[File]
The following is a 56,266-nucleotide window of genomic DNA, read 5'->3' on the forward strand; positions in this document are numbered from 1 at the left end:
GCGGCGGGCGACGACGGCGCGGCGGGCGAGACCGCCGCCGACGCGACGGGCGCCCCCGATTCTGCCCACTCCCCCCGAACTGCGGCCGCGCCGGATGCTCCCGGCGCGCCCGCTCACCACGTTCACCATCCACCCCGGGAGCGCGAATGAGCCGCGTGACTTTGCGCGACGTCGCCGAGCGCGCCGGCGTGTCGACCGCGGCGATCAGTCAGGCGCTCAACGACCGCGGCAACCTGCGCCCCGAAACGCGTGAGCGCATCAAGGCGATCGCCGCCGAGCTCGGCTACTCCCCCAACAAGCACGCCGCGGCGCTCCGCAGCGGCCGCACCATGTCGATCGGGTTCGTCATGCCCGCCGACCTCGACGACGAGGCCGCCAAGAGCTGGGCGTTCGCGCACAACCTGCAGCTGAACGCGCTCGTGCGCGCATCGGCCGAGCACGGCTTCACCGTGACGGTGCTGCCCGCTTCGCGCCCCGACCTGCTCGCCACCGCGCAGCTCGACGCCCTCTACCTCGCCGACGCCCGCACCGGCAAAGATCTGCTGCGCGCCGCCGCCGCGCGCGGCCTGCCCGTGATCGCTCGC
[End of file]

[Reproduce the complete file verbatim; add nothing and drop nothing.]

The following is a 56,266-nucleotide window of genomic DNA, read 5'->3' on the forward strand; positions in this document are numbered from 1 at the left end:
GCGGCGGGCGACGACGGCGCGGCGGGCGAGACCGCCGCCGACGCGACGGGCGCCCCCGATTCTGCCCACTCCCCCCGAACTGCGGCCGCGCCGGATGCTCCCGGCGCGCCCGCTCACCACGTTCACCATCCACCCCGGGAGCGCGAATGAGCCGCGTGACTTTGCGCGACGTCGCCGAGCGCGCCGGCGTGTCGACCGCGGCGATCAGTCAGGCGCTCAACGACCGCGGCAACCTGCGCCCCGAAACGCGTGAGCGCATCAAGGCGATCGCCGCCGAGCTCGGCTACTCCCCCAACAAGCACGCCGCGGCGCTCCGCAGCGGCCGCACCATGTCGATCGGGTTCGTCATGCCCGCCGACCTCGACGACGAGGCCGCCAAGAGCTGGGCGTTCGCGCACAACCTGCAGCTGAACGCGCTCGTGCGCGCATCGGCCGAGCACGGCTTCACCGTGACGGTGCTGCCCGCTTCGCGCCCCGACCTGCTCGCCACCGCGCAGCTCGACGCCCTCTACCTCGCCGACGCCCGCACCGGCAAAGATCTGCTGCGCGCCGCCGCCGCGCGCGGCCTGCCCGTGATCGCTCGC